The easiest explanation seems to be that prostitution (and human trafficking) have always thrived in Central Europe—an early Czech feminist opened a local branch of the International Bureau for the Suppression of Traffic in Women immediately after World War One.
It could be that the reopening of the borders after 1989 simply gave women and the men who prey on them more opportunity to ply their trades.
But there's more to it than mere logistics.
As with Spain's cultural revolution during the 'Me Decade,' the former satellites of the USSR had the misfortune of playing catch-up at a time when the 'Greed is Good' ethos was all the rage in Western society.
Both Britain and America had produced more than a few 'robber barons' in their time, but even the Carnegies and Rockefellers felt compelled to throw some money at philanthropy, if only as a hedge on hellfire and damnation.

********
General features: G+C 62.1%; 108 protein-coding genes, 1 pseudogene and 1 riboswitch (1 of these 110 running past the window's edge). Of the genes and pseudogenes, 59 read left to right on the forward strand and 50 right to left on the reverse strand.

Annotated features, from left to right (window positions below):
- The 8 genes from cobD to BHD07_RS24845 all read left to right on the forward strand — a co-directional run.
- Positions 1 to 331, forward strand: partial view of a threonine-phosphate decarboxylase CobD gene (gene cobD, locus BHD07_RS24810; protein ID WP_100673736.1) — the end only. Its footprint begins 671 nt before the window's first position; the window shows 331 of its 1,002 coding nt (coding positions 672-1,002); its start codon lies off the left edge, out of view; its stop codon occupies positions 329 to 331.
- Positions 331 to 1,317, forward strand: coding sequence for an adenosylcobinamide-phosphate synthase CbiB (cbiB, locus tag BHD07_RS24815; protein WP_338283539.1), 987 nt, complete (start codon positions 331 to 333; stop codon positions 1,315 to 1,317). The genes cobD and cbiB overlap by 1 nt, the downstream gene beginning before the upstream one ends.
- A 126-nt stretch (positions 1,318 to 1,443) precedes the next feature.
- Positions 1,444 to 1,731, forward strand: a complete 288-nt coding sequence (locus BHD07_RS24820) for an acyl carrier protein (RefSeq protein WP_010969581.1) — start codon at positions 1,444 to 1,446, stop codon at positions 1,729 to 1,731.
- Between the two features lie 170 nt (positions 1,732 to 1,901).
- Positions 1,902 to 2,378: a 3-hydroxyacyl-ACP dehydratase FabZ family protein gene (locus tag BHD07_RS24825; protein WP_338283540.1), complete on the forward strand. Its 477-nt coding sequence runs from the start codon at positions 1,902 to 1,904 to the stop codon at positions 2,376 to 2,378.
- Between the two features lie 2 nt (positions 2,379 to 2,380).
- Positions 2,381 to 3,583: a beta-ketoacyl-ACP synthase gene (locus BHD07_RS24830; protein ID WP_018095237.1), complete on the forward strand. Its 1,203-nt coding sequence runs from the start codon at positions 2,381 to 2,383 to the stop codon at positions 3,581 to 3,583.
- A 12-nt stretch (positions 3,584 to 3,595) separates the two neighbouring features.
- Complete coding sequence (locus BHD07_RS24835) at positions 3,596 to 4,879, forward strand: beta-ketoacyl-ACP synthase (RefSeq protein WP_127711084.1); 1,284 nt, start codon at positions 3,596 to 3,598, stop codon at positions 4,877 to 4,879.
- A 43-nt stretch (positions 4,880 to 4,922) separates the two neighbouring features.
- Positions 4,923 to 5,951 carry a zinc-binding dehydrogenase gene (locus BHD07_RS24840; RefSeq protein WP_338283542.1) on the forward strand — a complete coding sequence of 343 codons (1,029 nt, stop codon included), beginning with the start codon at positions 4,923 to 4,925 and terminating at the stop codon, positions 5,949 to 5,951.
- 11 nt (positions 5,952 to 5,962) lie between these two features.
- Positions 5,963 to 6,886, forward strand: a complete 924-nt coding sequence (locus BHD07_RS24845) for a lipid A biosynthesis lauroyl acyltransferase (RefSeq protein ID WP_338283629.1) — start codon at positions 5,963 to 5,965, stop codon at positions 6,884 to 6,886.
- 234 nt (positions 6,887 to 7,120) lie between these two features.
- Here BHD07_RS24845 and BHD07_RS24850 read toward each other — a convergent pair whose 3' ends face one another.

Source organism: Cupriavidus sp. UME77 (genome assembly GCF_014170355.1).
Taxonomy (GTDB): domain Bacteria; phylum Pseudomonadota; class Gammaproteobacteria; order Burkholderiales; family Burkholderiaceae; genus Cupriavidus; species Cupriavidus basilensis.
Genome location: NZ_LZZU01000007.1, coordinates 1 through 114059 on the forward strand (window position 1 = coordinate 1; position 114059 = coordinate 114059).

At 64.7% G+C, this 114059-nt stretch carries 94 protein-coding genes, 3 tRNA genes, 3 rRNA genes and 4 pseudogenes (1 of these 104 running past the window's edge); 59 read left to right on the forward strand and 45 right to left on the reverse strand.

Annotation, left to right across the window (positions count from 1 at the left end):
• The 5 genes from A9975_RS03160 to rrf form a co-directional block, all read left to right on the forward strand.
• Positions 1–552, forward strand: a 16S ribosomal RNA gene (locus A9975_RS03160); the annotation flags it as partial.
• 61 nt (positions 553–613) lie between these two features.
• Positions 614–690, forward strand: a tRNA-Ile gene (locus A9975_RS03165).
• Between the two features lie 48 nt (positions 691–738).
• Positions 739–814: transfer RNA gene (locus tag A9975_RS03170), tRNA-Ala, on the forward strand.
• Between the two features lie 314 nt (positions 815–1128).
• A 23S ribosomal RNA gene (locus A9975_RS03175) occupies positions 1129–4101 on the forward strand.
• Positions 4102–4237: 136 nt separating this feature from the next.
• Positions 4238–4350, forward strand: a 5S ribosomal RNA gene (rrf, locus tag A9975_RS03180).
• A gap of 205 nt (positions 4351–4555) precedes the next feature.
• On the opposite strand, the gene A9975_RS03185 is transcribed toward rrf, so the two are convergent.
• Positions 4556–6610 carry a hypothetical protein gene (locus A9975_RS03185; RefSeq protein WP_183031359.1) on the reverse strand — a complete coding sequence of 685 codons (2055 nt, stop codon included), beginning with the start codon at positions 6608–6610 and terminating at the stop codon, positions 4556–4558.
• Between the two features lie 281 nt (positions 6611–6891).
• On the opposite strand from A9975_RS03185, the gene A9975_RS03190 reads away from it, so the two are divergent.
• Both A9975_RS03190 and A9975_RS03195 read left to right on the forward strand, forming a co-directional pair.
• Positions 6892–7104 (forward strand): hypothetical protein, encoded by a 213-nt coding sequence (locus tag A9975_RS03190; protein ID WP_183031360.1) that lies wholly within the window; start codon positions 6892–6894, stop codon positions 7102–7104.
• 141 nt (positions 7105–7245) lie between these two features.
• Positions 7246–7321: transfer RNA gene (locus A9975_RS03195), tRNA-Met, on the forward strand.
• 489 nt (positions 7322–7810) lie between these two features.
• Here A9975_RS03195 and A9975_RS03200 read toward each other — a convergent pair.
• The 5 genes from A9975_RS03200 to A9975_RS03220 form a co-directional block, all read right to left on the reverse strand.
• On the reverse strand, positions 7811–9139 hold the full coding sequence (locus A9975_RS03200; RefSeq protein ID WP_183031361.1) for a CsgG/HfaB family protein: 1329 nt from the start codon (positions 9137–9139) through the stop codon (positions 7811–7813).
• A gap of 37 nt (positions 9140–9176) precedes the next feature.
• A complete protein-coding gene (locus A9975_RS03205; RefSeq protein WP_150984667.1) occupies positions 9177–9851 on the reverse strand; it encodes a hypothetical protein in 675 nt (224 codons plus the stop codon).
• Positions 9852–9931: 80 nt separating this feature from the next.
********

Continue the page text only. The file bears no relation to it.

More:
Fast forward a century later, and rather than capitalism with a human face, the former Soviet bloc has gotten capitalism without a conscience.
|According to czech-bride.com, |
'The Heart of European Union countries is truly Czech Republic.'
Communist rule degraded sex into a tonic for boredom, an impotent protest against the system, and even a currency in its own right, while simultaneously dispensing with religion.
Traditionally, Czech national identity had revolved around religious figures like St. Wenceslaus and Jan Hus, yet the Czech Republic now vies with other former Soviet satellites as the least religious country in Europe.
As many as three out of four Czechs are agnostics or atheists—a statistic that horrifies US missionaries who've parachuted in to 'save' the country (much like Western feminists).
'The Czechs say they're the most atheistic country in Europe, and they say it with some pride,' an emissary for the Catholic Church told a US newspaper.
'This is how Western civilization may look in fifty years.'